His all-action approach to defending may well be receiving rave reviews since his loan move to Crystal Palace, however, Mamadou Sakho’s career seemed very much in the doldrums this time last year after receiving a drugs related ban.
Having just fired in a goal against Dortmund, helping Liverpool to reach a Europa League final, the Frenchman’s season was cut short after he failed a drugs test. The case was deemed relatively open and shut when Sakho admitted to taking a fat burner, without consulting any of the club’s medical staff.
Following an investigation into the case, UEFA has recently revealed a litany of judgement errors by the World Anti-Doping Agency (WADA) in the lead up to the verdict. Namely, the fact that that his failed substance wasn’t even on the banned list at all – it being a plant extract called Higenamine.
Such substance was considered to be part of ‘B2-Agonist’, a band group according to WADA. As Higenamine wasn’t routinely tested by the organisation, laboratories weren’t communicating on the fact that this was no longer the case.
Sakho was notified that he has tested positive on April the 22nd, following a test he had taken after Liverpool defeated United in the Europe League. The defender receiving an immediate 30-day ban
A sequence of events that should have been avoided, according to the footballing body.
UEFA state: “The expert reports commissioned by the player – which come from very reputable sources in Professor Brian Kobilka and Professor Richard Bloomer – cast serious doubts on this categorisation.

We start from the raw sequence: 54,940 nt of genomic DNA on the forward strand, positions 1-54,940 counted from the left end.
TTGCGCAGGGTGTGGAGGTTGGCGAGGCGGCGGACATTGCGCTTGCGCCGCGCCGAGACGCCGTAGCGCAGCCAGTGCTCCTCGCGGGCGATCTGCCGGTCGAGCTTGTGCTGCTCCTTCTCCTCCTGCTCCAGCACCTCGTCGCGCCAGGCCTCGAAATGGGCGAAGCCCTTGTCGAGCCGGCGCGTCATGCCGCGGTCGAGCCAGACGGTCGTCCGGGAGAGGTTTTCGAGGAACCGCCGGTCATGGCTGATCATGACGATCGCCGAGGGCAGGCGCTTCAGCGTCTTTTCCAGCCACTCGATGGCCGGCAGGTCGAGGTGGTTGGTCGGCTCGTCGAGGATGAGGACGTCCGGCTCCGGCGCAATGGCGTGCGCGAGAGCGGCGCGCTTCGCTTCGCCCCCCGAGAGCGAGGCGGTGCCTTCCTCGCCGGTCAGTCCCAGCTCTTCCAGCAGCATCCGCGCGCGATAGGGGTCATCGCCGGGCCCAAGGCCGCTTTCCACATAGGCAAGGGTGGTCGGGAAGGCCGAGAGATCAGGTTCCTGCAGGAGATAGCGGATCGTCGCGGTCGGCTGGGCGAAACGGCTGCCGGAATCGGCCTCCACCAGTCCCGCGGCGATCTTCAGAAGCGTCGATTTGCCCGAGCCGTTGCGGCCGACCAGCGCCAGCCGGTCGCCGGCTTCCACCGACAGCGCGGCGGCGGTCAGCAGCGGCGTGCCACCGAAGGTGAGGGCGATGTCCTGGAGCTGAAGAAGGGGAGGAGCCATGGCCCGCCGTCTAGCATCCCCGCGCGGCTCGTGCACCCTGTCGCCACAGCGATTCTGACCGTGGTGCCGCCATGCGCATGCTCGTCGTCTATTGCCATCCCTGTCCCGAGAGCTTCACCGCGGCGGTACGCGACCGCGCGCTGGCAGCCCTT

“Under this weight of evidence, and without receiving anything to the contrary from WADA, it is impossible for (UEFA) to accept that Higenamine is scientifically proven to be a B2-Agonist.”
“The fact that the Cologne Laboratory tested for Higenamine but had to check with WADA before making a determination indicates a problem, as does the fact that the Lausanne Laboratory does not test for Higenamine at all.
“In this regard, Dr Martial Saugy explained that he has not received any formal instruction from WADA to test for Higenamine and explained that the Lausanne Laboratory would not start testing for Higenamine until such communication is received….
“In the present case, the Control Ethics and Disciplinary Body was presented with a situation where the player tested positive for Higenamine because the sample was sent to Cologne, but would not have tested positive if the sample had been sent to Lausanne.”
Despite the player’s fine form of late, he isn’t expected to return to his parent club Liverpool when the season’s loan ends. Whilst his undeserved ban certainly didn’t help his career with the Merseysiders, Klopp will do doubt concede that the players poor attitude will see the player be sold this Summer.
(Via Liverpool Echo)